Nation and World News

World and National News Briefs

Cardinal issues defense of celibacy

VATICAN CITY (CNS) — Two months after taking over as head of the Vatican’s Congregation for Clergy, Brazilian Cardinal Claudio Hummes has issued a strong and lengthy defense of priestly celibacy. "Priestly celibacy is a precious gift of Christ to his Church, a gift that must continually be meditated upon and strengthened, especially in the deeply secularized modern world," Cardinal Hummes said. The cardinal made the comments in a full-page article for the Vatican newspaper, L’Osservatore Romano. Cardinal Hummes, formerly the archbishop of Sao Paolo, arrived at his new Vatican post last December, shortly after telling a Brazilian newspaper that priestly celibacy was a disciplinary norm and not a Church dogma and therefore open to change.

Death-penalty foes hail Tenn. decision

NASHVILLE, Tenn. (CNS) — Death penalty opponents in Tennessee are applauding Gov. Phil Bredesen’s decision to temporarily halt state executions to study the state’s protocol for carrying out death sentences, but they say it "doesn’t go nearly far enough." Alex Wiesendanger, associate director of the Tennessee Coalition to Abolish State Killing, called the move "a great first step," but said "a full study of the entire system is needed" beyond the 90-day study of the state’s death-penalty procedures. The Tennessee Catholic Public Policy Commission is also among those pushing for a more wide-ranging moratorium. Announcing the moratorium at a press conference Feb. 1, Bredesen said he is a death penalty supporter but believes that "it is incumbent on the state to carry out these sentences constitutionally and appropriately."

Papal writings heading to press

SAN FRANCISCO (CNS) — A new book to be published in March by HarperSanFrancisco brings together what its editors call "the central writings and speeches" of Pope Benedict XVI. "The Essential Pope Benedict XVI: His Central Writings and Speeches" opens with then-Cardinal Joseph Ratzinger’s sermon at the funeral of Pope John Paul II April 18, 2005, and closes with his first encyclical, "Deus Caritas Est (God Is Love)," dated Dec. 25, 2005. Edited by John F. Thornton and Susan B. Varenne, the 464-page hardcover book will sell for $27.95 in the United States.

N. Korea’s nukes concern to pope

VATICAN CITY (CNS) — Pope Benedict XVI told South Korean President Roh Moo-hyun that he shares that nation’s concerns about a nuclear arms race in the region. With the aid of interpreters, the pope and president spoke privately for 25 minutes Feb. 15 before Pope Benedict handed the president a letter expressing his concerns about North Korea’s nuclear program and about the continued separation of families on either side of the border. Roh’s visit to the Vatican came just two days after North Korea, South Korea, China, Japan, Russia and the United States reached a tentative agreement to put a stop to the development of new nuclear weapons by North Korea.

Soldiers’ families meet with pope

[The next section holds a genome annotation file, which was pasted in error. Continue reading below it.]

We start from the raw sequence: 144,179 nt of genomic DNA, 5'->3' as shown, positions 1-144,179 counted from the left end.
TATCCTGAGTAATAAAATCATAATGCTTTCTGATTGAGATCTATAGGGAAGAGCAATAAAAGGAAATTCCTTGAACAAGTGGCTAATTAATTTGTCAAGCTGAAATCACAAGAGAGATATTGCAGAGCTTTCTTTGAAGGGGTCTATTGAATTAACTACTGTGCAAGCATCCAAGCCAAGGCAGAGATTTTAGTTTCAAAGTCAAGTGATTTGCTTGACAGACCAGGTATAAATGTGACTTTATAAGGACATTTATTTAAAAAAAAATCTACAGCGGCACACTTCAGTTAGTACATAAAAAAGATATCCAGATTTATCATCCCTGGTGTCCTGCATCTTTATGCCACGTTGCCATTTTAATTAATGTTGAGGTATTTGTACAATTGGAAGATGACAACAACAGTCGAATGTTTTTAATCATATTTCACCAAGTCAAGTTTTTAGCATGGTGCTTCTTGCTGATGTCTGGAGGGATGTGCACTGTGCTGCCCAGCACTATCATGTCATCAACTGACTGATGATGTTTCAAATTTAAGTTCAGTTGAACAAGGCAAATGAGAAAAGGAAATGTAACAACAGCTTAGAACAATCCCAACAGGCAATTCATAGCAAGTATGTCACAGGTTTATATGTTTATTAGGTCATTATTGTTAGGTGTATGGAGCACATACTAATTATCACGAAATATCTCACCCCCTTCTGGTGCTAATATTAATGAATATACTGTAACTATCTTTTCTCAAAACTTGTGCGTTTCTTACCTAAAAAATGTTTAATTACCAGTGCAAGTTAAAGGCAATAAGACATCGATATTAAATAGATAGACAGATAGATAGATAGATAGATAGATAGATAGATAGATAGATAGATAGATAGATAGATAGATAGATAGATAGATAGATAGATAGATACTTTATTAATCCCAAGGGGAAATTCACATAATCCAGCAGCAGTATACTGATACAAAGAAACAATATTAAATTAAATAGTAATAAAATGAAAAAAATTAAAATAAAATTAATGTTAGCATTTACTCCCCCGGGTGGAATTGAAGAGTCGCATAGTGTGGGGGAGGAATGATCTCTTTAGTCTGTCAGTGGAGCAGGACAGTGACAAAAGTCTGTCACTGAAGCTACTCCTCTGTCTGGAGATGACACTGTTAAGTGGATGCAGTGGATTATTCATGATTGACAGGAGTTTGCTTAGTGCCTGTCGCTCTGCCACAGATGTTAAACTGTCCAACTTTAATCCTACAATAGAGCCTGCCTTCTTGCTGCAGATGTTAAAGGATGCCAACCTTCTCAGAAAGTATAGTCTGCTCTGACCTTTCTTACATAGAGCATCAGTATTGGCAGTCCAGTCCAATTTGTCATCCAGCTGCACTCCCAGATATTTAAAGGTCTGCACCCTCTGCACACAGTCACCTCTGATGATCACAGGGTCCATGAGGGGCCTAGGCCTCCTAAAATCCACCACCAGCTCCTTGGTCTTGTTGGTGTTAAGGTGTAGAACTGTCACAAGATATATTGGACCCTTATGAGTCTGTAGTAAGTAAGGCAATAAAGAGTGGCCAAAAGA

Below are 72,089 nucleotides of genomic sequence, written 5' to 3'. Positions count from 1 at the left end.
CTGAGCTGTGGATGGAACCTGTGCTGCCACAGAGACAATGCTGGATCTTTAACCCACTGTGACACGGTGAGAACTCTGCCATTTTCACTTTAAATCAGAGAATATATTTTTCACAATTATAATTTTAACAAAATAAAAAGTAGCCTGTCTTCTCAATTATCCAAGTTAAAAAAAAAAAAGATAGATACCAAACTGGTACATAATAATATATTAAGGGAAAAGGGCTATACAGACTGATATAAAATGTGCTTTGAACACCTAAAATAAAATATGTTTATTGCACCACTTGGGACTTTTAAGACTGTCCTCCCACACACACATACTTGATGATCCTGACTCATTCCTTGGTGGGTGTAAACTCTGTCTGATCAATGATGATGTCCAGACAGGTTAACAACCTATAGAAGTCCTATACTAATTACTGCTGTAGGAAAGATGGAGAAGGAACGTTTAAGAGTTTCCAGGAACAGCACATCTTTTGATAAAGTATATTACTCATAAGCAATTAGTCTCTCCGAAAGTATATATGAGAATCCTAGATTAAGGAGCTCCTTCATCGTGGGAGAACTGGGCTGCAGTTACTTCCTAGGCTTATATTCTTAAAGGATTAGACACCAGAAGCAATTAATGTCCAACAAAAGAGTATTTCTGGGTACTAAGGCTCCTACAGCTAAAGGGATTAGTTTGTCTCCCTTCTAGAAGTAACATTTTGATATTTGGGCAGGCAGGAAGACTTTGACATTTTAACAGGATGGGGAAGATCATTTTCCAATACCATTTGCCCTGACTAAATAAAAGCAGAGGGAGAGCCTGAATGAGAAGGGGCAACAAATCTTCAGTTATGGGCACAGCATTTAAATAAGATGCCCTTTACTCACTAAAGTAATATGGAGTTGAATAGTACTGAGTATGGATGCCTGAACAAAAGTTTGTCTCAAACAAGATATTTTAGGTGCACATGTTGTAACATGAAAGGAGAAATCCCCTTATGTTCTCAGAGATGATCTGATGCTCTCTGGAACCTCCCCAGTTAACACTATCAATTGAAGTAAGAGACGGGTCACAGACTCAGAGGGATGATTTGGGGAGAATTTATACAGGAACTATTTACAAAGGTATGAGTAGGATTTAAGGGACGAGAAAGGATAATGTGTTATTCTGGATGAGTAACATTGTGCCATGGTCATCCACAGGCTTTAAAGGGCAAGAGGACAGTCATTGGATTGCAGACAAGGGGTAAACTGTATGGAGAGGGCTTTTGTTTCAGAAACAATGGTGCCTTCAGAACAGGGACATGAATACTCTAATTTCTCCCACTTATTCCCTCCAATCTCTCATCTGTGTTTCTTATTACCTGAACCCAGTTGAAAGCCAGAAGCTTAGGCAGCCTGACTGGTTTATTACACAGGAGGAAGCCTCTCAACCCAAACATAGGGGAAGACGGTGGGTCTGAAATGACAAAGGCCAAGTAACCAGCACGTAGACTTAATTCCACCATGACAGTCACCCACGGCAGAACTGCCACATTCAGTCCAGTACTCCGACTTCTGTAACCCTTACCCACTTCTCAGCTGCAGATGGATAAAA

VATICAN CITY (CNS) — Searching anywhere and everywhere for information about their loved ones, the families of two kidnapped Israeli soldiers met Feb. 14 with Pope Benedict XVI. Ehud Goldwasser and Eldad Reghev were kidnapped last July near the Israeli-Lebanese border by the militant Islamic group Hezbollah in a raid that sparked the monthlong conflict between Israel and Hezbollah. Despite efforts by the Israeli government and humanitarian organizations, the soldiers’ families have had no news about them. Benny Reghev, the brother of one of the missing soldiers, asked for Pope Benedict’s help in getting information, said Oded Ben-Hur, the Israeli ambassador to the Vatican, who joined the families at the pope’s weekly general audience. "The Vatican has contacts," and any information might prove useful, Ben-Hur said.

Argentine bishops issue info on sex ed

BUENOS AIRES, Argentina (CNS) — The Argentine bishops’ conference has published a sex education manual for Catholic schools, where the subject has become mandatory for the new academic year. The 160-page manual, "Education for Love," will be available to parents and teachers and will teach the Church’s position on sex education for use in the classroom when the new academic year begins in March. Last year Argentina passed a federal law making sex education compulsory for students as young as age 5. The law outlines certain issues that must be raised in class — such as discrimination against women, sexuality, homosexuality, contraceptive methods and abortion — which the Church considers "dangerous," said Father Ruben Revello, coordinator of the Institute of Bioethics at the Catholic University of Argentina. However, in the case of controversial issues such as contraception, church schools could teach "from a Christian standpoint," Father Revello told Catholic News Service Feb. 14.

New top canon lawyer is named

VATICAN CITY (CNS) — Pope Benedict XVI has accepted the resignation of Spanish Cardinal Julian Herranz, the Vatican’s top expert in canon law, and named an Italian bishop to succeed him. Auxiliary Bishop Francesco Coccopalmerio of Milan, a 68-year-old with doctorates in canon and civil law, was named an archbishop and president of the Pontifical Council for Legislative Texts, the Vatican announced Feb. 15. Cardinal Herranz, a member of Opus Dei, had led the office since 1994. The cardinal, who will celebrate his 77th birthday March 31, began working at the Vatican in 1960, serving as a member of the Pontifical Commission for the Revision of the Code of Canon Law from 1963 until the 1983 promulgation of the new code.

Polish archbishop retracts statement

OXFORD, England (CNS) — A Polish archbishop who resigned after admitting collaboration with communist secret police has withdrawn his confession and asked a court to clear his name. Lawyers for former Warsaw Archbishop Stanislaw Wielgus said he did not collaborate and that his secret police files were falsified. "There was neither secret nor conscious collaboration — in my view, the archbishop acted in the interests of the Church," said Marek Malecki, a lawyer acting for Archbishop Wielgus. He said a trial would allow "a different evaluation of the stance of clergy at the time." Waldemar Gontarski, another lawyer, told the Zycie Warszawy daily Feb. 13 that the national appeal the archbishop delivered Jan. 5 was not his own and that "not just his signature, but the whole file covering his alleged cooperation with the secret services has been falsified."